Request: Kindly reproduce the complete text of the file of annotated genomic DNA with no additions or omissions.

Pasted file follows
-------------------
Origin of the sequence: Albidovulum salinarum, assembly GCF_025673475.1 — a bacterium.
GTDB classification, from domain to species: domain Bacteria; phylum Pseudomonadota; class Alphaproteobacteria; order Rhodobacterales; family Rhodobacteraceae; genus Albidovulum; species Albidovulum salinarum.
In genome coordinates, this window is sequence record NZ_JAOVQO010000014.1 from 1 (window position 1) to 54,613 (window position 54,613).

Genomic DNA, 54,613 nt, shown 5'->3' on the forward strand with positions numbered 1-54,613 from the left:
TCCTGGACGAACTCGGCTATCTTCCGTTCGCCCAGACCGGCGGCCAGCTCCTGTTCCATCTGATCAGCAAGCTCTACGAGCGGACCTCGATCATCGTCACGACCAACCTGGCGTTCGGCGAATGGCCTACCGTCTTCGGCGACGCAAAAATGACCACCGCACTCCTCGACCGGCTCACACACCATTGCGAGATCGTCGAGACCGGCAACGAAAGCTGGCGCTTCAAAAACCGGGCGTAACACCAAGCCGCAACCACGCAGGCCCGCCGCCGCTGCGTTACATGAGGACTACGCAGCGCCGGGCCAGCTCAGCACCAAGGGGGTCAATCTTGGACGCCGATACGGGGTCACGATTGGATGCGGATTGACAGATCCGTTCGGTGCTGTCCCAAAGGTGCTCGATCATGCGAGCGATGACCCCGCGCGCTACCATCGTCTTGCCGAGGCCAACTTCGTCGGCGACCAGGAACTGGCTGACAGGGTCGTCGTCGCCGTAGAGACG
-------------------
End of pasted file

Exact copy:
Origin of the sequence: Albidovulum salinarum, assembly GCF_025673475.1 — a bacterium.
GTDB classification, from domain to species: domain Bacteria; phylum Pseudomonadota; class Alphaproteobacteria; order Rhodobacterales; family Rhodobacteraceae; genus Albidovulum; species Albidovulum salinarum.
In genome coordinates, this window is sequence record NZ_JAOVQO010000014.1 from 1 (window position 1) to 54,613 (window position 54,613).

Genomic DNA, 54,613 nt, shown 5'->3' on the forward strand with positions numbered 1-54,613 from the left:
TCCTGGACGAACTCGGCTATCTTCCGTTCGCCCAGACCGGCGGCCAGCTCCTGTTCCATCTGATCAGCAAGCTCTACGAGCGGACCTCGATCATCGTCACGACCAACCTGGCGTTCGGCGAATGGCCTACCGTCTTCGGCGACGCAAAAATGACCACCGCACTCCTCGACCGGCTCACACACCATTGCGAGATCGTCGAGACCGGCAACGAAAGCTGGCGCTTCAAAAACCGGGCGTAACACCAAGCCGCAACCACGCAGGCCCGCCGCCGCTGCGTTACATGAGGACTACGCAGCGCCGGGCCAGCTCAGCACCAAGGGGGTCAATCTTGGACGCCGATACGGGGTCACGATTGGATGCGGATTGACAGATCCGTTCGGTGCTGTCCCAAAGGTGCTCGATCATGCGAGCGATGACCCCGCGCGCTACCATCGTCTTGCCGAGGCCAACTTCGTCGGCGACCAGGAACTGGCTGACAGGGTCGTCGTCGCCGTAGAGACG